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Refugee Health Care Changes in Canada Deemed “Cruel and Unusual”

Physicians and others protest cuts to the federal refugee health care program last year. A new report assesses the impact of those cuts and finds women and children particularly vulnerable. VINCE TALOTTA / TORONTO STAR

A recent Federal Court decision has ruled recent changes to the way Canada provides health care coverage to refugees as unconstitutional, stating it “jeopardizes the health, the safety and indeed the very lives, of… innocent and vulnerable children in a manner that shocks the conscience and outrages our standards of decency”. The program in question, the Interim Federal Health Program, had been changed in June 2012 to providing tiered levels of Health Care to refugee claimants. Since the introduction of the reform, it has been heavily criticized.

Canada is responsible for resettling a large number of refugees from several different conflict areas every year. Countries with resettlement programs resettle around 100,000 refugees annually, and Canada takes close to 10% of those people. Currently, there are over 160,000 refugees and over 20,000 asylum seekers residing in Canada.

In 1957 the Federal Government introduced the Interim Federal Health Program (IFHP), offering comprehensive health care coverage to refugees. This program was introduced nine years before the Medical Care Act, extending federal cost sharing to universal provincial health care programs. Prior to reform, the IFHP provided the same health care plan to all refugee claimants in Canada, regardless of their category. Similar to the coverage provided to Canadians on social assistance through their provinces and territories, it included prescription drug, dental and vision care. It was created with the recognition that refugee claimants are a particularly vulnerable population, and that primary and preventative health care would help refugees transition successfully into Canadian society.

The changes to the IFHP were created with the justification that Canada received a disproportionate number of refugee claimants from countries considered historically safe, and that fraud among refugee claimants needed to be addressed. These changes provide differing levels of coverage to different categories of refugees in an effort to deter “bogus”refugee claims. Under this reform, the IFHP provides three different tiers of coverage: Expanded Health Care Coverage, Health Care Coverage, and Public Health or Public Safety Health Care Coverage.

Expanded Health Care Coverage essentially provides the same amount of coverage as the IFHP before the reform. 14% of IFHP beneficiaries now receive this coverage, including most government-assisted refugees, victims of human trafficking, and some individuals admitted under humanitarian and compassionate grounds.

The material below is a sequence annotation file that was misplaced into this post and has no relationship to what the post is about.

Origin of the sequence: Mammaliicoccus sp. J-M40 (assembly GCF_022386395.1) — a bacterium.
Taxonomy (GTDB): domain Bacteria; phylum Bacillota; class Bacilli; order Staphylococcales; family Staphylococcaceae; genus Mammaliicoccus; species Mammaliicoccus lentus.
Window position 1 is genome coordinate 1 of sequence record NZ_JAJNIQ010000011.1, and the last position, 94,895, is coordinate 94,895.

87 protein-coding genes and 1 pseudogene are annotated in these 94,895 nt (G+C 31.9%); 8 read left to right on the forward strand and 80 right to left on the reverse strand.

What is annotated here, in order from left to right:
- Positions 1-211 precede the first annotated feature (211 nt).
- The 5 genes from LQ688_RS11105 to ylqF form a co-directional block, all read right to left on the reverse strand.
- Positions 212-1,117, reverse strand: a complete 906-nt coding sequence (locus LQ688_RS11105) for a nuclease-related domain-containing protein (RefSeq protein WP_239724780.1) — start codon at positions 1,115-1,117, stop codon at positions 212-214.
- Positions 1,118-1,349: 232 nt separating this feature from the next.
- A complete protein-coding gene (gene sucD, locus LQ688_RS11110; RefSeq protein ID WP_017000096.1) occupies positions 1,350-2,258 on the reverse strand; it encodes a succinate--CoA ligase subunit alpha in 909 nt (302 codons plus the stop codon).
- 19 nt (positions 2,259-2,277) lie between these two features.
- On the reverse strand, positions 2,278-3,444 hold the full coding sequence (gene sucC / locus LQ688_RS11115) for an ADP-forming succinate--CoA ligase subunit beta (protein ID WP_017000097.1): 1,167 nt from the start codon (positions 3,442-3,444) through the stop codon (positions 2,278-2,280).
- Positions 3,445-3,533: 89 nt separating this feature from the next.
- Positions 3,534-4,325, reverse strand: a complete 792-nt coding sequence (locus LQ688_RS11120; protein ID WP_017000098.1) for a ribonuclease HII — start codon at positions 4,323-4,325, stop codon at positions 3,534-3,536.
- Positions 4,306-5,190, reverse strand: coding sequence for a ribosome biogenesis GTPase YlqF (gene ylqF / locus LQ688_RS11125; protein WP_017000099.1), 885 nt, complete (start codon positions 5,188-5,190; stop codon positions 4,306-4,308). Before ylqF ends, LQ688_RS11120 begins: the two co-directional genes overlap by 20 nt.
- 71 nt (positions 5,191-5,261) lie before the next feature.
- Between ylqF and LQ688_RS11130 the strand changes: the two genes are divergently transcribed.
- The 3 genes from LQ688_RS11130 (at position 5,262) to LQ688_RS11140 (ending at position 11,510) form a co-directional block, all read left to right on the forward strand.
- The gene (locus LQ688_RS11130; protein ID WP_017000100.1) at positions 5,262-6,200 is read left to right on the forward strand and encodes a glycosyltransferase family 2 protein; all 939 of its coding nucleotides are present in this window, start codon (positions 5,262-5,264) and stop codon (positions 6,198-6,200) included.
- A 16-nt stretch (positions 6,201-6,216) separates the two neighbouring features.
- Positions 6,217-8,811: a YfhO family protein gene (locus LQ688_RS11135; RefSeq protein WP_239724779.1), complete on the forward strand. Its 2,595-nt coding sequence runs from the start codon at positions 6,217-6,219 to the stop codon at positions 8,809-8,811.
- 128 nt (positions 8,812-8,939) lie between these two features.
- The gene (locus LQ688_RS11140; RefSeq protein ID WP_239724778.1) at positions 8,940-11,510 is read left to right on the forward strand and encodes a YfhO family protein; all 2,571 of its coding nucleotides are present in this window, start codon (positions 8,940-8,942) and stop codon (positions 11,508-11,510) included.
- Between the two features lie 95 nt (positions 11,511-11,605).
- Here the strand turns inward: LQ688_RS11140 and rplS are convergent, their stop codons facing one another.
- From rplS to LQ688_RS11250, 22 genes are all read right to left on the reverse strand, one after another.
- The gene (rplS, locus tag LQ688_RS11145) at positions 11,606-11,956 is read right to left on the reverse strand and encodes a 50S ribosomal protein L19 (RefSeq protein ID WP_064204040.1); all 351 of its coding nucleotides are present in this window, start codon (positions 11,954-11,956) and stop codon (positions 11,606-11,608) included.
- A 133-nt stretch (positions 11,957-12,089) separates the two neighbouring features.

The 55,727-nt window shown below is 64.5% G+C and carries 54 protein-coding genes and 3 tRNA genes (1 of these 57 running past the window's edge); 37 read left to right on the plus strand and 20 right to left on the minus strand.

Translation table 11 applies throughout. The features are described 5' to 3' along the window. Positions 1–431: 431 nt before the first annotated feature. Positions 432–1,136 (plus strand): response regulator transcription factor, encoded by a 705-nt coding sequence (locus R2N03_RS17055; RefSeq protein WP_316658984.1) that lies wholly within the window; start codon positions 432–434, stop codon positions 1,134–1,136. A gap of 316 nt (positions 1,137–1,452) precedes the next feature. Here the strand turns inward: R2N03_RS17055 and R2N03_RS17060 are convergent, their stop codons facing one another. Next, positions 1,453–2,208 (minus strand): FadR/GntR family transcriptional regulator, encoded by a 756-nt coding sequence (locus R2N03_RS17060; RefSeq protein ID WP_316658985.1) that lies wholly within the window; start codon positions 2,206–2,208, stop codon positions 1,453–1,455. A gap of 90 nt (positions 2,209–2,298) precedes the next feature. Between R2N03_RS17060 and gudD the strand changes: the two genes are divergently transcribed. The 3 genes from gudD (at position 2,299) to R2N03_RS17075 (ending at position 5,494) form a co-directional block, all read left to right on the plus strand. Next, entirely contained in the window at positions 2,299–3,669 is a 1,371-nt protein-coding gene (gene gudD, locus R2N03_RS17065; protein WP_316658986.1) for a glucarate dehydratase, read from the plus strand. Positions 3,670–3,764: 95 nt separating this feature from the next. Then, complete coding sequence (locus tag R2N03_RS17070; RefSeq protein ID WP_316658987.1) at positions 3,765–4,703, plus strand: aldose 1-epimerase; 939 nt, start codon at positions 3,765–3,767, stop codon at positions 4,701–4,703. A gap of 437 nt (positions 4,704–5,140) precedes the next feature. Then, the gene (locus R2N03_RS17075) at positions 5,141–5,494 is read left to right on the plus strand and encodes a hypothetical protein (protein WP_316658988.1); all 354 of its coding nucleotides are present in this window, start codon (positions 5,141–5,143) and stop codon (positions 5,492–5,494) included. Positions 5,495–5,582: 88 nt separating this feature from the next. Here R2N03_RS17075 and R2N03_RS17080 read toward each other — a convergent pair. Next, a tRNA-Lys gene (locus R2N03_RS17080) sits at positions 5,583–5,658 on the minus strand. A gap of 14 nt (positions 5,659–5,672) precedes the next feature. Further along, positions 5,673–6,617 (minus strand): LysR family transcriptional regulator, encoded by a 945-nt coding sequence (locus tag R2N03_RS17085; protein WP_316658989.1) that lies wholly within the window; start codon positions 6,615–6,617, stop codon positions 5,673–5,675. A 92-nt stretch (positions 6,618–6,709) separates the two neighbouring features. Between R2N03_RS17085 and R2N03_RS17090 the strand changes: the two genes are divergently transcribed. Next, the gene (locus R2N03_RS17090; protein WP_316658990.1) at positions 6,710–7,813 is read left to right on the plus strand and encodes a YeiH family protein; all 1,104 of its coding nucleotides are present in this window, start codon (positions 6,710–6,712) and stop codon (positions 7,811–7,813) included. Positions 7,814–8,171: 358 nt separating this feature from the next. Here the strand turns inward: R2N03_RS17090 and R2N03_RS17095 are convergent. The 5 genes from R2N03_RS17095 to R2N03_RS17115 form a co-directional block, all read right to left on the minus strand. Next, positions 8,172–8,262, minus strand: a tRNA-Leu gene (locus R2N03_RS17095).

The second tier, Health Care Coverage, provides health care such as hospital and physician services, but only if they are of an urgent or essential nature. Medications and immunizations that are required to prevent or treat a disease posing a risk to public health or public safety concern are also provided. Other medications are not covered, even if they are required for life-threatening conditions.

A poster for a rally in 2013.

Lastly, 24% of IFHP beneficiaries receive Public Health Care Coverage. This program is very limited, and only pertains to treating diseases that may be of danger to the public, including contagious diseases such as HIV, tuberculosis and malaria. It also provides coverage for mental health conditions where a person is likely to harm others. It is possible for someone to receive different levels of coverage at different times. For example, a refugee claimant could receive Health Care Coverage while their claim is outstanding and then only Public Health Coverage when it is rejected.

The tier a person is entered into is determined by a number of factors, including whether a person is from a “Designated Country of Origin”. The countries are designated by The Immigration and Multiculturalism Minister. Criteria for selecting those countries depend upon the existence of an independent judicial system, basic democratic rights and freedoms, and whether civil society organizations exist. There were 27 countries listed in the category of safe countries as of August 2013, most of which are members of the European Union.

Critics of the changes to IFHP have pointed to many potential problems. Increased difficulty to accessing health care for all refugee claimants, emergency room visits being increased at the expense of accessing less expensive primary care, prevalence of chronic conditions in refugee claimants being increased, and women and children being disproportionately affected are all potential problems associated with the IFHP reform.

The court ruled that the 2012 changes to the IFHP was “cruel and unusual”under the Charter of Rights and Freedoms. It was also found to be discriminatory under Section 15 of the Charter, the section pertaining to equality rights, because it provided less coverage to those individuals from a “Designated Country of Origin”. However, Immigration Minister Chris Alexander has announced that the federal government will be appealing the decision.

Alex Grigg
Alex Grigg is a graduate of the University of Calgary’s Bachelor of Health Sciences program with a Health and Society major and a social science concentration of Political Science. He is entering the University of Calgary’s Faculty of Law Class of 2017. Previously, he has been involved with the UofC’s International Genetically Engineered Machines (iGEM) competition team, volunteered on an environmental conservation project in Israel, and interned with the Aplastic Anemia and MDS International Foundation in the Washington D.C. metro area. His interests include global health security, biotechnology and health care accessibility.